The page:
Spread mayonnaise on toasted bread, add catfish fillet, topping with the quick cabbage slaw and serve warm with the side salad.

Side Dish: A Cozy Kitchen’s Roasted Asparagus

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Photo from A Cozy Kitchen.

This is an easy to make side that truly stuns (if you like asparagus, that is). Here, we’re doubling the recipe for the hazelnut mayo, adding half to the catfish sandwich. Trust me, it works, but if you have nut allergy concerns, just omit the hazelnuts. Also note: she calls for white asparagus, but I made it with only green and it works wonderfully; though she uses an immersion blender, I’ve used a regular blender and everything turned out fine.

Ingredients:

  • 2 whole large eggs
  • *1 cup sunflower or grape seed oil (a clean, mild-tasting oil)
  • *1/4 cup hazelnut oil (optional – if not using, then add 3/4 cup sunflower or grape seed oil)
  • Juice from 1 lemon
  • 4 teaspoon whole grain mustard
  • Salt
  • 3/4 pound green asparagus, washed and ends trimmed
  • 1/4 pound white asparagus, washed, ends trimmed and peeled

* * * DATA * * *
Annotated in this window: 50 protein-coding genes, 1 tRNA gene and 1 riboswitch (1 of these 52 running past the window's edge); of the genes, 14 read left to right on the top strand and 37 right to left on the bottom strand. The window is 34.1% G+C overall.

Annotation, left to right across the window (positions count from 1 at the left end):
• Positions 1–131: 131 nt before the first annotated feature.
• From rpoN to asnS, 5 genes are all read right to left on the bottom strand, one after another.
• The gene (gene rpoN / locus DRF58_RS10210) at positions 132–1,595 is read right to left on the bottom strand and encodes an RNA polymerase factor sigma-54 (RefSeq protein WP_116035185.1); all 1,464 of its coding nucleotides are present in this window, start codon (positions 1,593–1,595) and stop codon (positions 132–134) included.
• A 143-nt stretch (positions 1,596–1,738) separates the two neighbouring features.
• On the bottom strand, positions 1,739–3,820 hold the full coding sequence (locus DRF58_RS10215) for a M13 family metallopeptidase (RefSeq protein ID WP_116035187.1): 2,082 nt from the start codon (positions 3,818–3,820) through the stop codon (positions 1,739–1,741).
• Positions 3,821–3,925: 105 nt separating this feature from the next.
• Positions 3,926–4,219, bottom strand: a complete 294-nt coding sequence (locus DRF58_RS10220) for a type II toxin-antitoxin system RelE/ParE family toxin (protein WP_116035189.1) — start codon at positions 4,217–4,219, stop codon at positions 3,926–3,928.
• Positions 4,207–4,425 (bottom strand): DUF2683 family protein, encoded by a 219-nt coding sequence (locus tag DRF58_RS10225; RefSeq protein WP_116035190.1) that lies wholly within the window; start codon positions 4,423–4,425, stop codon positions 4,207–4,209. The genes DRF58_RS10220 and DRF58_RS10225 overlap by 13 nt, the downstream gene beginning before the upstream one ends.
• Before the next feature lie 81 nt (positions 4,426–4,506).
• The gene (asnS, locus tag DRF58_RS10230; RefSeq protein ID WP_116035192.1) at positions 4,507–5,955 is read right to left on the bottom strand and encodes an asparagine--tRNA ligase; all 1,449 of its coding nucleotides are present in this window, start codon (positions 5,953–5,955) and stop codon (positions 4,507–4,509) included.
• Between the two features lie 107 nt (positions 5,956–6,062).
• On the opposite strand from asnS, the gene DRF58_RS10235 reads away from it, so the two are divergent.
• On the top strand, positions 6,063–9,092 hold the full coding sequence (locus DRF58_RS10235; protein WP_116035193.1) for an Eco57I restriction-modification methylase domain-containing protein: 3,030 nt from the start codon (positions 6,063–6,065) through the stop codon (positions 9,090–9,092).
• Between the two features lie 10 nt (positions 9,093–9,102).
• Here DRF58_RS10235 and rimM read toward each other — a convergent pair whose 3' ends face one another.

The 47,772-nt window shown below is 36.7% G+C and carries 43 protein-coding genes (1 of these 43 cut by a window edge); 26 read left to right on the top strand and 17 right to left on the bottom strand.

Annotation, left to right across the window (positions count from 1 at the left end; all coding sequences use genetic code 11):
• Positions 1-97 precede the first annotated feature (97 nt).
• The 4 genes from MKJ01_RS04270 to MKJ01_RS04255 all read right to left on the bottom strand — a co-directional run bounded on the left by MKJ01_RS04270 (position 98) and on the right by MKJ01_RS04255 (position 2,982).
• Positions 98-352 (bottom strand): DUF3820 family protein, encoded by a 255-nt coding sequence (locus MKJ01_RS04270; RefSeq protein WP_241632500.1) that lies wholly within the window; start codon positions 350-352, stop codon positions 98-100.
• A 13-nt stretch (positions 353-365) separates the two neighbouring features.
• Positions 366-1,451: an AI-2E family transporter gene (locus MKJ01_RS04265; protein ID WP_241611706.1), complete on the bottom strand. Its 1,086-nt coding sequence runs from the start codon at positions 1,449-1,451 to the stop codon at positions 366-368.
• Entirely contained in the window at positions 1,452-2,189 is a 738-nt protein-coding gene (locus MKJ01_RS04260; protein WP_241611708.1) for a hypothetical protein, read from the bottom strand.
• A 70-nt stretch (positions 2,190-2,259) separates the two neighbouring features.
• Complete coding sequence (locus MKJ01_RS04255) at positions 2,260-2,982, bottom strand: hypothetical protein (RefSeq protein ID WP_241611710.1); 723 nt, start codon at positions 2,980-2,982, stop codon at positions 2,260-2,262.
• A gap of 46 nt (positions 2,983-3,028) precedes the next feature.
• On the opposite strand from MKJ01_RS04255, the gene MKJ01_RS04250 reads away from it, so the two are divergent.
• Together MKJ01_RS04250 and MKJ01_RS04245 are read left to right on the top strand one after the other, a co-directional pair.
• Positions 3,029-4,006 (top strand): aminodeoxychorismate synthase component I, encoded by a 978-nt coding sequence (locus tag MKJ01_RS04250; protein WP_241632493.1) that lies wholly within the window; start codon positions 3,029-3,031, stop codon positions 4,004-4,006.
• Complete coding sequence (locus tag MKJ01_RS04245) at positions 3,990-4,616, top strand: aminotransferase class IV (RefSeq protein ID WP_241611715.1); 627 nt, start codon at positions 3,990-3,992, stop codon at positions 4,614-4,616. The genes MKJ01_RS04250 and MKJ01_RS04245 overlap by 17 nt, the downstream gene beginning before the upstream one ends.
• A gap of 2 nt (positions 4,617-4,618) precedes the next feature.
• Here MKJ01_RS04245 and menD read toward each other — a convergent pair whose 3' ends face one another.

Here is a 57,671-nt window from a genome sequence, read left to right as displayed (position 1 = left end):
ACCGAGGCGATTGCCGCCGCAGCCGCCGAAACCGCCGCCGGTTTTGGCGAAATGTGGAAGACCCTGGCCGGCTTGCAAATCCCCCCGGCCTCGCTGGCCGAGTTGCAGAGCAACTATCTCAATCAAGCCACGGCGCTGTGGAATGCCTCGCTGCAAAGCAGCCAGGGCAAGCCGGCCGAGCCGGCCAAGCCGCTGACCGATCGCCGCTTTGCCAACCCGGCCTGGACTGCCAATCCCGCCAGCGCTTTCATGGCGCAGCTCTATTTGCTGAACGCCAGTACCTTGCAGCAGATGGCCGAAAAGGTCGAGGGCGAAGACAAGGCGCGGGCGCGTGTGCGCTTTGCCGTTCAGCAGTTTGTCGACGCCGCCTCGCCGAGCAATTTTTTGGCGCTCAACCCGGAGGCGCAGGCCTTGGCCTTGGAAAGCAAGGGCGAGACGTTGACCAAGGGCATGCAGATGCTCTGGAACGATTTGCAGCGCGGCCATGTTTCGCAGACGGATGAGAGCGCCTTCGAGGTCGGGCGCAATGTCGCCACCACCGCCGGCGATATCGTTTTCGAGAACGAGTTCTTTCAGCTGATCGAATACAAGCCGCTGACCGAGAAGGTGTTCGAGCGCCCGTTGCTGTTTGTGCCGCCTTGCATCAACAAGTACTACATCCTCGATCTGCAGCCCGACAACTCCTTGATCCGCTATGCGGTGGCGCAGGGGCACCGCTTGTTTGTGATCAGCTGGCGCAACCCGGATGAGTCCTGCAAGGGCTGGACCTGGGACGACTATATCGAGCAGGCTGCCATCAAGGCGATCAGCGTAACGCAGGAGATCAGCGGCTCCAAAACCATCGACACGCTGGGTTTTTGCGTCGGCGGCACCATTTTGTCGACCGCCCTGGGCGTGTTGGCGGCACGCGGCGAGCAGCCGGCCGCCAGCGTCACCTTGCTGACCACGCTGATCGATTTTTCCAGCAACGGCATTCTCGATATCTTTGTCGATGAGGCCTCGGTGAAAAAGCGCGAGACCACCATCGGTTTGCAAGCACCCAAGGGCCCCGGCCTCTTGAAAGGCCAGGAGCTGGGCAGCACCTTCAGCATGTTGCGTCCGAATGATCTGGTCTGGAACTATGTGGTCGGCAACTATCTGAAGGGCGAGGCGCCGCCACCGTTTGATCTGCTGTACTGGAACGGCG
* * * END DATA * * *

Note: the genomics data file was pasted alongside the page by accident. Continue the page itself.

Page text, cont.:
• 2 tablespoons olive oil
  • Juice from 1/2 lemon

Directions:

Preheat oven to 300 degrees. Place hazelnuts on a parchment-lined baking sheet and transfer to the oven to toast for 10 to 15 minutes. Immediately transfer warm hazelnuts to the center of a clean kitchen towel. Wrap the kitchen towel around the hazelnuts and rub them vigorously until all of the skins have fallen off. (A little bit of skin staying on is normal and totally fine.) Set nuts aside to cool.

Meanwhile, add the large eggs, sunflower or grape seed oil, hazelnut oil (if using), juice from lemon, mustard and a few pinches of salt to a tall plastic cylinder (note: most hand immersion blenders come with a tall plastic cylinder for blending). Allow the egg yolk to settle to the bottom. Using a hand immersion blender, stick the blade to the very bottom and blend on high for about 30 seconds; you’ll immediately see the mayonnaise begin to form. Slowly raise the immersion blender near the surface to incorporate all of the oil and until very thick. Salt to taste. In a food processor or using a knife, pulse the hazelnuts until they resemble a coarse meal, about 30 seconds. Add the aioli to the food processor and blend until completely incorporated and smooth(ish).